More younger people are starting to join the Morgan Hill masters clubs.

“We have some people who have been there for a long time,” Thornton said. “But we are also getting a lot of new people now. That is really exciting. Some of the new ones are a little younger, which is good because they bring more enthusiasm.”

It is not required to stay the whole two hours for practice. Many people have to leave early for work.

“It is a good program because we meet the needs of everyone,” Thornton said. “We got some people who only come down and swim part of the time because of an early commitment. We have some that come early and leave early. And then there are the hard liners who come early and stay late.”

Finding room

The Morgan Hill Masters Swim Club, like many other groups, was ousted from practice at Live Oak when the renovation was going on. When the new Live Oak pool opened, the Morgan Hill Masters was taken under the wing of the Morgan Hill Makos to help with fees and administration.

“When Live Oak closed its pool to rebuild, a lot of the masters swimmers went other places,” Thornton said. “When Live Oak opened back up, we didn’t have enough people to cover the pool fees. The MH swim club had a few people. They already had the whole mechanical setup.”

Not much changed under the new leadership, Thornton said.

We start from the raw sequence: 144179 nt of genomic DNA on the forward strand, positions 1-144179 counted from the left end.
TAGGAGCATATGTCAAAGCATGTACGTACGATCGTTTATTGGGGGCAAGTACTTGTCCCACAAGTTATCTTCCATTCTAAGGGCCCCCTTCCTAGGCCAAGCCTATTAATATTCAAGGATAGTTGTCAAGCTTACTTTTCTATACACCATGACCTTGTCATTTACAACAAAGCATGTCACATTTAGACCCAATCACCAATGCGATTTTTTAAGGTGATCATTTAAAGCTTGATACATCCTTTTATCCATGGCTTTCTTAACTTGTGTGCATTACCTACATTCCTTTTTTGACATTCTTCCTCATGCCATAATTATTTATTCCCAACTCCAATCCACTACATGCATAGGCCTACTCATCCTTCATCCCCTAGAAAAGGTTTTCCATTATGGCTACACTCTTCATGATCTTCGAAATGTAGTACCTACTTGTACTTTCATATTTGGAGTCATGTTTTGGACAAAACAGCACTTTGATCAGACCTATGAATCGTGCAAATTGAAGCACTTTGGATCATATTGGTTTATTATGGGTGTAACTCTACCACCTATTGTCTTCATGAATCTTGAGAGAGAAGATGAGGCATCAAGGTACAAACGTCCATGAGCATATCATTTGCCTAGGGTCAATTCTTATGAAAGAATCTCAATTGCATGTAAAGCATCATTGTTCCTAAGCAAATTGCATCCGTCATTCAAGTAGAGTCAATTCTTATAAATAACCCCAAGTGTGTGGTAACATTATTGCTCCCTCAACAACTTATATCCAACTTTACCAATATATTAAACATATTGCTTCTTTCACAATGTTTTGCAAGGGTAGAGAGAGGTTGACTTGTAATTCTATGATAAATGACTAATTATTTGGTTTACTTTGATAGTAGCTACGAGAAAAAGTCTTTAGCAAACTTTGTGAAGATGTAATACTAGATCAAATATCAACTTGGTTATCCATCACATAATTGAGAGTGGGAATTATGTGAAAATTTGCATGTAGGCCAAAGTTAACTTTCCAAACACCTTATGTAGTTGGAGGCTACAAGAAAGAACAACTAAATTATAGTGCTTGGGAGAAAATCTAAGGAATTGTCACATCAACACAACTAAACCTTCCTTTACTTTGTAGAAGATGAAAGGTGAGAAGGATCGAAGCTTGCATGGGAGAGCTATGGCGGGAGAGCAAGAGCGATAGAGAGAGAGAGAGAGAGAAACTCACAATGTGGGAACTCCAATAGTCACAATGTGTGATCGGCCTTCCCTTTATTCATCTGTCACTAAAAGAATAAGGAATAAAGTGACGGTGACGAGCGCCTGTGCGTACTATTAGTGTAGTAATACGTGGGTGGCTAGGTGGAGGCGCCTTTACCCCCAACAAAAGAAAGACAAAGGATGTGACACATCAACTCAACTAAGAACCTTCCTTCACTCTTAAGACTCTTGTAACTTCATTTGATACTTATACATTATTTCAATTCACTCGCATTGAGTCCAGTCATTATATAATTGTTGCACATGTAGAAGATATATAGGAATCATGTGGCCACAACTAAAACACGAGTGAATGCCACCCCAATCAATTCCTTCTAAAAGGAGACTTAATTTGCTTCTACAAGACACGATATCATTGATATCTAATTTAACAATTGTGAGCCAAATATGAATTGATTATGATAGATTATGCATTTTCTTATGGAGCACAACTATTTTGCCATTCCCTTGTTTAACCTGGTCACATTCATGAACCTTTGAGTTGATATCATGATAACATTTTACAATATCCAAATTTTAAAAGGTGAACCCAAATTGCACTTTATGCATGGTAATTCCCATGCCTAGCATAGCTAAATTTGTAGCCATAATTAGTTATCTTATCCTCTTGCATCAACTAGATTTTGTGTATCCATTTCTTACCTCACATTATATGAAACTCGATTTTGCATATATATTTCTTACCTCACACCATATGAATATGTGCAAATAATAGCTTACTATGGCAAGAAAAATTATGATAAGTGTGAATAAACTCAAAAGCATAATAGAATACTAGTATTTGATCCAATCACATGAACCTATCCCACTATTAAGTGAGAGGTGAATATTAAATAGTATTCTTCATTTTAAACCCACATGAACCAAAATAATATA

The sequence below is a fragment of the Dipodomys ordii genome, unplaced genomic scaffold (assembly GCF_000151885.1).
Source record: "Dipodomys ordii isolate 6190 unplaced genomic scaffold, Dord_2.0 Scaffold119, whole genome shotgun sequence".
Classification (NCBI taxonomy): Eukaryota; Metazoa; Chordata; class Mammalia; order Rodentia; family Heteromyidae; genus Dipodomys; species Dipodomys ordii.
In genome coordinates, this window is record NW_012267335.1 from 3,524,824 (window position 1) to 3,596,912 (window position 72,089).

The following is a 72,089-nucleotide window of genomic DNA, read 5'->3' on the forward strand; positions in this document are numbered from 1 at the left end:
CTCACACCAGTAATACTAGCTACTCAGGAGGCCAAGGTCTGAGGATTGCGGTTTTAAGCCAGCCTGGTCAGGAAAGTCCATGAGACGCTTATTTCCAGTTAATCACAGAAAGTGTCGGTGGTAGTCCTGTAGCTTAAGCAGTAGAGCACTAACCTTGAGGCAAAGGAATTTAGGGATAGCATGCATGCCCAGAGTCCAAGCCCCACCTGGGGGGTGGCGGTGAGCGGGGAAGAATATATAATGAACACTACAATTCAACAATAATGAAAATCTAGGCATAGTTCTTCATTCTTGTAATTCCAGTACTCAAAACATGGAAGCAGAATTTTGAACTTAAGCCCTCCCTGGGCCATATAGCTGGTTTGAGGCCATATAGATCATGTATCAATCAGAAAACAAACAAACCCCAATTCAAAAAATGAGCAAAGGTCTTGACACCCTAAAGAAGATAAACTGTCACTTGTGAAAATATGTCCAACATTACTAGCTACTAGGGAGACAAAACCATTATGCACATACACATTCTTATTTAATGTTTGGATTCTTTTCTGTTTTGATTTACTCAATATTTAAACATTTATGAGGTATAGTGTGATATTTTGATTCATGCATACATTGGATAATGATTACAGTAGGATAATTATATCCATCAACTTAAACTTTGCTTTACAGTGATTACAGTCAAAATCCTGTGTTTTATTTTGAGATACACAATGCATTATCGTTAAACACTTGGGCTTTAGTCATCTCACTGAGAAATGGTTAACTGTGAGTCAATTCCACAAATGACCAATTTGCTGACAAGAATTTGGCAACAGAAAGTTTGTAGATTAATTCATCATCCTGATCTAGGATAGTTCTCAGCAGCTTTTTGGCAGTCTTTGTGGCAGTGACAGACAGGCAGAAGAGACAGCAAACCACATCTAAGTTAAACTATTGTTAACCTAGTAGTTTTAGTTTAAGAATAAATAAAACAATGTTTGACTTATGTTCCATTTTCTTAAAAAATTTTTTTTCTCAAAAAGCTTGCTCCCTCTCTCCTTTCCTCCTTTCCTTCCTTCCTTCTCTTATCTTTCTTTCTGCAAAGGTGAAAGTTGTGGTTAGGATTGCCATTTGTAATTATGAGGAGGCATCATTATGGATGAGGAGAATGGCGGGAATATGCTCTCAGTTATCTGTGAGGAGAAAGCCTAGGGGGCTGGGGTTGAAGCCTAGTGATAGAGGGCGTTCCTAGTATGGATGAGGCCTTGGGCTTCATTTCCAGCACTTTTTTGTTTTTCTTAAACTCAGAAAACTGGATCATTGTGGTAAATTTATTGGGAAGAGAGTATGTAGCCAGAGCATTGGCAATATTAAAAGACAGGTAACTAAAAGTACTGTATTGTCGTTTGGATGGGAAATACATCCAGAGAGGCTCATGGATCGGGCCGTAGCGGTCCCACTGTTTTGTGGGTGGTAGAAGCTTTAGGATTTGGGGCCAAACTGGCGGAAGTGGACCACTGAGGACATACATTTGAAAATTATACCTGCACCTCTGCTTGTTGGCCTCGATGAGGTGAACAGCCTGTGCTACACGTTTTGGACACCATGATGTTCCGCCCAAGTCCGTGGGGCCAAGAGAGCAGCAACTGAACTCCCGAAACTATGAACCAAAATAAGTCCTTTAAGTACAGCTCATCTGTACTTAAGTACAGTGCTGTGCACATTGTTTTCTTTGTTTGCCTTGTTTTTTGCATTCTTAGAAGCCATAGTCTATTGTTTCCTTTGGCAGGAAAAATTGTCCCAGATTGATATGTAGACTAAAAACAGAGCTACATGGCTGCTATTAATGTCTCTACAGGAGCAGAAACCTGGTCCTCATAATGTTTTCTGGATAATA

“We still use the same facilities. We still train at the same time and the cost is about the same,” Thornton said.

It is still tough for the masters programs to find open pool time.

“We are starting to have to compete for time especially with the boys and girls swim seasons starts,” Thornton said. “Now we got two swim clubs, a masters swim and water polo team and boys and girls JV and varsity teams competing for time along with the PE classes during the day.”

“People in the community wonder why we are even thinking about building another pool when we have one brand new one.” Thornton added. “But that pool goes from 5 in the morning to about 9 in the night.”


The swim season is divided into three different parts – the short course (25 yards), long course (25 meters or 50 meters) and open water. Each fall, six or seven local swimmers get together to swim in the ocean or in another large body of water.

The Alcatraz swim of about 900 swimmers is one of the more popular open-water races. Peter Kapetanic is one of the Morgan Hill athletes who competes in the Alcatraz swim.

As an avid photographer, Kapetanic usually takes a camera along with him and takes pictures during the actual swim.